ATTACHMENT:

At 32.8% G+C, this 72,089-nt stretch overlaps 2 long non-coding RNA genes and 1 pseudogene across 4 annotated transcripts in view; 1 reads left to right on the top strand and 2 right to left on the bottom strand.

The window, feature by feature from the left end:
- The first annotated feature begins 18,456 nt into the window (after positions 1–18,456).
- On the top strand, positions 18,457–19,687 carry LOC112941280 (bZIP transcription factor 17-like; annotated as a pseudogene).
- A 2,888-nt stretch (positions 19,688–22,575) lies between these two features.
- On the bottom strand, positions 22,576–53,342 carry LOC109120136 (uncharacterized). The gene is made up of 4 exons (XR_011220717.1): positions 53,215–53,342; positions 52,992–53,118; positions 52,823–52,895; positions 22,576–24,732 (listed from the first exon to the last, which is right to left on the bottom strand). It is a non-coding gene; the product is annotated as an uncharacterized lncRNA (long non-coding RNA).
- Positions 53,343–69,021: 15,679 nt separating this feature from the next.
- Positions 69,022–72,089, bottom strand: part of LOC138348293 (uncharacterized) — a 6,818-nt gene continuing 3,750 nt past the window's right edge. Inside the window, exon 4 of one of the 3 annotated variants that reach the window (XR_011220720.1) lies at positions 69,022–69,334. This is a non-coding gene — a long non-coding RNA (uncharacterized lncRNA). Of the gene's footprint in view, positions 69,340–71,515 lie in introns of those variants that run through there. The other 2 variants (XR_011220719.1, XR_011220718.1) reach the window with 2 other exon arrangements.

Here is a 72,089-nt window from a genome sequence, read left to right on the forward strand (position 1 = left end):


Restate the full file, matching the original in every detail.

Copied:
At 32.8% G+C, this 72,089-nt stretch overlaps 2 long non-coding RNA genes and 1 pseudogene across 4 annotated transcripts in view; 1 reads left to right on the top strand and 2 right to left on the bottom strand.

The window, feature by feature from the left end:
- The first annotated feature begins 18,456 nt into the window (after positions 1–18,456).
- On the top strand, positions 18,457–19,687 carry LOC112941280 (bZIP transcription factor 17-like; annotated as a pseudogene).
- A 2,888-nt stretch (positions 19,688–22,575) lies between these two features.
- On the bottom strand, positions 22,576–53,342 carry LOC109120136 (uncharacterized). The gene is made up of 4 exons (XR_011220717.1): positions 53,215–53,342; positions 52,992–53,118; positions 52,823–52,895; positions 22,576–24,732 (listed from the first exon to the last, which is right to left on the bottom strand). It is a non-coding gene; the product is annotated as an uncharacterized lncRNA (long non-coding RNA).
- Positions 53,343–69,021: 15,679 nt separating this feature from the next.
- Positions 69,022–72,089, bottom strand: part of LOC138348293 (uncharacterized) — a 6,818-nt gene continuing 3,750 nt past the window's right edge. Inside the window, exon 4 of one of the 3 annotated variants that reach the window (XR_011220720.1) lies at positions 69,022–69,334. This is a non-coding gene — a long non-coding RNA (uncharacterized lncRNA). Of the gene's footprint in view, positions 69,340–71,515 lie in introns of those variants that run through there. The other 2 variants (XR_011220719.1, XR_011220718.1) reach the window with 2 other exon arrangements.

Here is a 72,089-nt window from a genome sequence, read left to right on the forward strand (position 1 = left end):